Home » Circular economy: Recycled clay could cut cement emissions ’20-40%’

Circular economy: Recycled clay could cut cement emissions ’20-40%’

by Maryam Bint-Kazam
A research project is testing the use of waste clay in the production of cement and concrete

The Mineral Products Association (MPA) has been appointed lead partner for research into how recycled clay can be used to both recycle waste from other industries, such as brick making, and create low carbon cements.

Funded by Innovate UK, the two-year project will use waste-derived clays to assess the potential to reduce waste by 1.4 million tonnes and cut the embodied CO2 of cement by between 20% and 40% compared to market leading CEM I cements.

The sources of waste clays in this project include waste from brick manufacturing and overburden clays at quarry sites.

Circular economy

MPA director, Diana Casey, said: “Trialling the use of waste clay from brick manufacturing as a cementitious material is a huge step forward for our industry as we continue to decarbonise and move towards a circular economy.

“This will not only lower carbon and reduce waste, but has the potential to create a whole new market if waste clays become widely used in the construction industry, helping to retain economic value in the UK, secure jobs and attract investment.”

Using clay also requires less, or in some cases no heating (for example when using waste brick) when compared to cement clinker production.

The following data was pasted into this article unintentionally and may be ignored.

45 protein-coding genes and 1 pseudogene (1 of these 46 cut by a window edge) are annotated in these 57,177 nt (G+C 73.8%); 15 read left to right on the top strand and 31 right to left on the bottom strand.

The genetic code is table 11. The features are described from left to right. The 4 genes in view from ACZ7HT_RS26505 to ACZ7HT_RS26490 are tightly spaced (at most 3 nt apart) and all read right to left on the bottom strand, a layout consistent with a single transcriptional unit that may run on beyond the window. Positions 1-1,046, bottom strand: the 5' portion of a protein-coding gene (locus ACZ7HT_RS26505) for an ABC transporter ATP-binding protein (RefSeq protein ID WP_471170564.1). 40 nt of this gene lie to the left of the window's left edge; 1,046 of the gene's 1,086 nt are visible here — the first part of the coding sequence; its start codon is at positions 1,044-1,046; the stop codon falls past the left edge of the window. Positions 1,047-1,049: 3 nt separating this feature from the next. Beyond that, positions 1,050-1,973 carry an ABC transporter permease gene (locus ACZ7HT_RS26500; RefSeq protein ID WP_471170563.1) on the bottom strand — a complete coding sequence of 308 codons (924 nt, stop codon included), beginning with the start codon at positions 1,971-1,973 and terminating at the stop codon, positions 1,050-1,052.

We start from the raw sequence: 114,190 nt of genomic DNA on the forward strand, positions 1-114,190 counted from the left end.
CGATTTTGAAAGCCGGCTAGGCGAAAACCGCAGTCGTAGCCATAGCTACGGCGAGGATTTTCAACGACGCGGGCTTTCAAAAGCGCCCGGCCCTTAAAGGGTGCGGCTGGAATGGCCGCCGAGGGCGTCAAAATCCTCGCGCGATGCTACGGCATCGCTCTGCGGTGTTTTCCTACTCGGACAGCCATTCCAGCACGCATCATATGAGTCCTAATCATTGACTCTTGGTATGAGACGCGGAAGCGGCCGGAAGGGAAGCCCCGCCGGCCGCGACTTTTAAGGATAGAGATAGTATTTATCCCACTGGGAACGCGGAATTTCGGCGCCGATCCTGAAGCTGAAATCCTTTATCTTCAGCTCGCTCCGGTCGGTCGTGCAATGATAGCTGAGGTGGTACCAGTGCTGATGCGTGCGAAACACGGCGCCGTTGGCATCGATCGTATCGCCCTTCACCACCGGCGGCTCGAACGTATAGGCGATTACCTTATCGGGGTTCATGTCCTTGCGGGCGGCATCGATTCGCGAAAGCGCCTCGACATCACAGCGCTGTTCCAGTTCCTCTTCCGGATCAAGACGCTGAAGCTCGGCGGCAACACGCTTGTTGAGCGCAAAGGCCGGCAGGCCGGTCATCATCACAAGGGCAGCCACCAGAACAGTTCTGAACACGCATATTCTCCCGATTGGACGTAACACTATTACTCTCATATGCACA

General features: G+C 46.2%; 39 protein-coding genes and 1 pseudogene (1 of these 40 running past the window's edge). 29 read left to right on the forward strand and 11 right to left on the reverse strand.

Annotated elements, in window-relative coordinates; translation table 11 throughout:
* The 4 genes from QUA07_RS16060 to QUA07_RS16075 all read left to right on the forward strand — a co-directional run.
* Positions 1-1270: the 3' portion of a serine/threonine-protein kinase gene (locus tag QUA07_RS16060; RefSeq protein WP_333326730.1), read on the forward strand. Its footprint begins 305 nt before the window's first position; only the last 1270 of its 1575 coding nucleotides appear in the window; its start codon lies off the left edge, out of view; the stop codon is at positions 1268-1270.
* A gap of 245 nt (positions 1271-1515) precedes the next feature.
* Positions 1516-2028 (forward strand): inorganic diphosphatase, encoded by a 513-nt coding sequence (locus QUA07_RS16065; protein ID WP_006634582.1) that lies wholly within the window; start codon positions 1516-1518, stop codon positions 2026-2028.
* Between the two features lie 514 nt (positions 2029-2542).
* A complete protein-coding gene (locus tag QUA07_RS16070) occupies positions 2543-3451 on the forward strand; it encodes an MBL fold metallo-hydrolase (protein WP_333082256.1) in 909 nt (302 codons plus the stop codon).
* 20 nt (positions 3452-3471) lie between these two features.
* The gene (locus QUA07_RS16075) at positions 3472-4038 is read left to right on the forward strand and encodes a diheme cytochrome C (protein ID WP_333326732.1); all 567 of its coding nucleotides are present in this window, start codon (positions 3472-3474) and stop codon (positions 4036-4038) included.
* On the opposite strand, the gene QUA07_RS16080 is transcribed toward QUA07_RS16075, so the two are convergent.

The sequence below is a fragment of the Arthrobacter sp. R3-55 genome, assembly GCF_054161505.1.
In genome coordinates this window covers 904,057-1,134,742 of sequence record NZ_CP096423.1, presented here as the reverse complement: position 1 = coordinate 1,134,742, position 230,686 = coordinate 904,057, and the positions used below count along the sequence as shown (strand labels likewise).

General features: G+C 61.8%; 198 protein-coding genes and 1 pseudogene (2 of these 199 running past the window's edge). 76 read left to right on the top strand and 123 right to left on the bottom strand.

Clay is a naturally abundant material in the UK, which the MPA believes can offer an alternative to other industrial by-products including ground granulated blast-furnace slag (GGBS) and fly-ash (a by-product from coal-fired power stations), which are already used to lower embodied carbon within cement.

Two heating methods are being trialled to prepare the clay for use in cement and concrete: a rotary kiln, which is a commonly used technique, and the less common flash heating technique. 

The project is supported by industry partners Tarmac, Hanson, Imerys and Forterra, with research partners from the University of London and the University of Dundee.

Once the research project is completed, the MPA will share the results to drive adoption of this technology by cement manufacturers across the UK.  

Read next: Spanish researchers 3D-print prototype home using local earth

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